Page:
Tackling the capital aspect of your EHR Implementation

Hospitals across America are faced with the daunting task of choosing an EHR solution, planning the implementation and funding the cost of the project.  Compared to typical capital expenditures, these projects are very large.   There are a few key points to keep in mind related to the total cost, “creep” and structuring your financing properly.  

What’s the total cost of your EHR implementation?  Anticipate a large enough contingency fund to cover additional hardware not originally planned for purchase, as well as replacement hardware and upgrades after that 3 year implementation has been fully executed.  

“Creep” is the growing cost of your project as you add new devices, software and additional functionality to your EHR during your implementation phase.  You need a sizeable contingency fund to cover this and don’t kid yourself, you will have Creep.  As portions of your EHR come on line, you’ll realize you can maximize benefits by turning on additional functionality.  You’ll also realize some hardware you currently have that you thought would be sufficient to operate within your new system, will need to be upgraded.  

These implementations are very long; 2-4 years and longer.  During that period you may have hardware installed at the start of the implementation that will need to be upgraded within the first 3-4 years.  Execute your upgrades wisely, but don’t project for your initial round of hardware to last the full implementation stage and far beyond.  Your contingency fund should include projected creep and upgrades. 

Finally, you need to pay for it all.  The planning for this step should actually occur early in the process.  Break it down; it’s a large project with capital disbursements spanning months and years.  If you’re going to borrow money, the time is right from a rate perspective.  Rather than requesting an approval on the full $20mm project, fund it in tranches; 1st year dollars, 2nd year and final funding.  It’s much easier for a lender or lenders to swallow this request in parts, plus, given the long span of time, you’ll need to structure funding accordingly.   Your hospital may be very worthy of a $12mm approval this year, but a $20mm approval may be another story.  Funding in tranches will also allow you to put some of the meaningful use dollars directly into the project at a later stage and reduce your total debt request.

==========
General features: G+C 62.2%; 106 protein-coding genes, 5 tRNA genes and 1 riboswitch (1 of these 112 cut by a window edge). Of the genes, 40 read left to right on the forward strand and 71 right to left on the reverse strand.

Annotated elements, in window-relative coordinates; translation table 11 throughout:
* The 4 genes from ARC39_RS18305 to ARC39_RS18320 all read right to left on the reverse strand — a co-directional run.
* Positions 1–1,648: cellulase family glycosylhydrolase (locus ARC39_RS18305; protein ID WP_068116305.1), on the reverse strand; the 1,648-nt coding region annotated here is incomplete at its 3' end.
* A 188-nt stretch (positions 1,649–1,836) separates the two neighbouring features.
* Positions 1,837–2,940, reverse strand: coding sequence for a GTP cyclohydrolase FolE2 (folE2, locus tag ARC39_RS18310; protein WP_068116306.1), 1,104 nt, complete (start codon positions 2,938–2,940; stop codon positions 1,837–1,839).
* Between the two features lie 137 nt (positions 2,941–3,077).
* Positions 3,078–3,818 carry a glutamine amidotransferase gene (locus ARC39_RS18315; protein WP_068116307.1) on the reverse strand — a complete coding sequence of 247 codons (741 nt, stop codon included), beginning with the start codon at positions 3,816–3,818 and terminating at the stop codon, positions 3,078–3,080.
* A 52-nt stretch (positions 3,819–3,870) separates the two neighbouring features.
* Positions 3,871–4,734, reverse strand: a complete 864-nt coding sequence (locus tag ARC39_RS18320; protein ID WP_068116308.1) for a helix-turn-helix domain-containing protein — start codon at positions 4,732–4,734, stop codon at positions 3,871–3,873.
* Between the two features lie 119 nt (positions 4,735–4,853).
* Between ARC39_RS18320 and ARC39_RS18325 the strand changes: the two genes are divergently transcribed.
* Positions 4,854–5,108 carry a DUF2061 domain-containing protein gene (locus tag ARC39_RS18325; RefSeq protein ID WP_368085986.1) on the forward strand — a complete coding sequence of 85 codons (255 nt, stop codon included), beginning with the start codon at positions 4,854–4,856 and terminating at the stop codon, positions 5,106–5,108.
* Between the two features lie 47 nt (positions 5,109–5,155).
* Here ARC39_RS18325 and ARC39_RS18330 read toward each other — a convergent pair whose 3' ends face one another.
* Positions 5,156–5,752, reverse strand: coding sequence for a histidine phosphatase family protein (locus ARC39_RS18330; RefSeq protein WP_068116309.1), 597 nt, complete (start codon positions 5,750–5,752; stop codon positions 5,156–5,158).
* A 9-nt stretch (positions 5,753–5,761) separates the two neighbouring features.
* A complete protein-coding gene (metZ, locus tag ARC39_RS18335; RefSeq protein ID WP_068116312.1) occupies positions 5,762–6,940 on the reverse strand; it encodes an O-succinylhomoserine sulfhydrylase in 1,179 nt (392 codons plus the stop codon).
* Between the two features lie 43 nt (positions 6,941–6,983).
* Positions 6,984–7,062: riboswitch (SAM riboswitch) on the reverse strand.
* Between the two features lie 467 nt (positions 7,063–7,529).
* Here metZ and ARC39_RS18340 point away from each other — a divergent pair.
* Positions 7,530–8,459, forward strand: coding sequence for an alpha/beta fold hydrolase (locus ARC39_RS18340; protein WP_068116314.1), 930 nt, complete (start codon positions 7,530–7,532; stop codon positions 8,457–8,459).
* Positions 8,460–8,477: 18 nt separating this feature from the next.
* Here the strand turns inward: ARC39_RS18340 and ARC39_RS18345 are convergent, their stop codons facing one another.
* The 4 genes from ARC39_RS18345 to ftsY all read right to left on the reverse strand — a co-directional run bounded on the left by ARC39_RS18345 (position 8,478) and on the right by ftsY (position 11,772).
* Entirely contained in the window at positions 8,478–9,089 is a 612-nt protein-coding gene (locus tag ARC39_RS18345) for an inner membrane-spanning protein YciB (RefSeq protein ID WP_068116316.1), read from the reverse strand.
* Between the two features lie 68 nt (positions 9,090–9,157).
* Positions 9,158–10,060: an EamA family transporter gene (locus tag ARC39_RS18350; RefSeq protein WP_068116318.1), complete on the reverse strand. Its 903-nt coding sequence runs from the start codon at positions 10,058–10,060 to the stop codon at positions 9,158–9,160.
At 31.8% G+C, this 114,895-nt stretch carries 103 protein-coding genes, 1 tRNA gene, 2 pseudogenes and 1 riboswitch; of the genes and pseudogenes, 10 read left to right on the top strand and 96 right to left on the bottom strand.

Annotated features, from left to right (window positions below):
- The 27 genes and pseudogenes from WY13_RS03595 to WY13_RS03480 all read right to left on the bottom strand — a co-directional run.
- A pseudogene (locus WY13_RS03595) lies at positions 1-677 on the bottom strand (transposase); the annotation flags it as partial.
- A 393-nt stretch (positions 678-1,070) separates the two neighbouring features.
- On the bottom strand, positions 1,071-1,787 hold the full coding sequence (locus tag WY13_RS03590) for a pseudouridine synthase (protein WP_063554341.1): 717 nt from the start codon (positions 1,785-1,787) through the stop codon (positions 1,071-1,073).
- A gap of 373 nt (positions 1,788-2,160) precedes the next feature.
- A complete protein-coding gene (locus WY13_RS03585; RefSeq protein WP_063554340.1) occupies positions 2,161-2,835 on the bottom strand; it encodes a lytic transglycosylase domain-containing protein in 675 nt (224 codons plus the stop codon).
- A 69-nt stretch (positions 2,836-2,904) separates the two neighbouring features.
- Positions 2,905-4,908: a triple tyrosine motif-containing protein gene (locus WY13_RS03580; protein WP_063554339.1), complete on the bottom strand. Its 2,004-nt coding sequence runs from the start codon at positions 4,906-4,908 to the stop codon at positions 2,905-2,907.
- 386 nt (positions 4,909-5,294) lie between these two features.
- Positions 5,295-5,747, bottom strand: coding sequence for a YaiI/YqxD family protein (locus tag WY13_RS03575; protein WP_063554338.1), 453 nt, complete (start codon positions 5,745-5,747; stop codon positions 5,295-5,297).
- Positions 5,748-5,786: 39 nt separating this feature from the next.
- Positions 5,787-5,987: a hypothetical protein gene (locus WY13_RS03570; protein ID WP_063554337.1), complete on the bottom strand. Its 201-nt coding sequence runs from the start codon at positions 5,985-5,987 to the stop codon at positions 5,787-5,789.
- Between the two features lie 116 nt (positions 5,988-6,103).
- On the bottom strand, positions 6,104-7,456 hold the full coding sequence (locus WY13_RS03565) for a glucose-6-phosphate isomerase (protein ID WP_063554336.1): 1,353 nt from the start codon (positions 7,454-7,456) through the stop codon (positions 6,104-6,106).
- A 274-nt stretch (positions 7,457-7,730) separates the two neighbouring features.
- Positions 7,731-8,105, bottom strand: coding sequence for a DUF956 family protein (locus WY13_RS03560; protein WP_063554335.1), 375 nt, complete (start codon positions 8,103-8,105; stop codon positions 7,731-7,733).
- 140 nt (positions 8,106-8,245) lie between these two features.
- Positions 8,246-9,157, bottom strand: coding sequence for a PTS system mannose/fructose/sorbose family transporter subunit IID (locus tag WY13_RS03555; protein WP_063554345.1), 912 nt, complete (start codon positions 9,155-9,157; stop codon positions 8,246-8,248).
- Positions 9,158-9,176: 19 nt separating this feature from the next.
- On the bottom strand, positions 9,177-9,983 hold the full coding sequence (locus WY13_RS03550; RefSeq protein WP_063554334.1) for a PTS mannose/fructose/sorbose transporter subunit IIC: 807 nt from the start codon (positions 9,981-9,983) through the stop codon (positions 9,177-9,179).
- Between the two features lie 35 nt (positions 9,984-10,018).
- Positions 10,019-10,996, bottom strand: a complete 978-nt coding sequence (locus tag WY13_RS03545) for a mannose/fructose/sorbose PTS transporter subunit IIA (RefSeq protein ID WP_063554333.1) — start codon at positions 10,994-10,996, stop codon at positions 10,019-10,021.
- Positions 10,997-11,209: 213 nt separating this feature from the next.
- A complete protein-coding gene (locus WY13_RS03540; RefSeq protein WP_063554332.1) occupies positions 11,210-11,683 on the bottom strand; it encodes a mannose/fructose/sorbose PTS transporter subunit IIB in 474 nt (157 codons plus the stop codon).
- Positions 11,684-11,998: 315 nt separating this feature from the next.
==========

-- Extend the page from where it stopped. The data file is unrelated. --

Consider multiple schedules that allow you to lock the rate on a portion of that year’s funding needs.  Some projects have funded with monthly disbursements and quarterly schedules rolling up the previous 3 months, locking the rate and removing the rate risk from the equation.  Other lenders may allow you to lock the rate in advance on a full year’s projected fundings.  There will be some restrictions and your principal and interest payments may start from inception, but the key is to build the financing to meet your actual debt service capacity as well as your funding needs for that year of the implementation. Terms range from 36-48 months total term per schedule and this ensures your EHR will be paid down shortly after you’re on-line and on your way to a more efficient healthcare delivery system.

2 comments Add your comment


June 6th, 2011
8:18 am

it was realy wonderful blog..!

Ray Poole @ First American

June 21st, 2011
9:24 am

Good points, Shawn!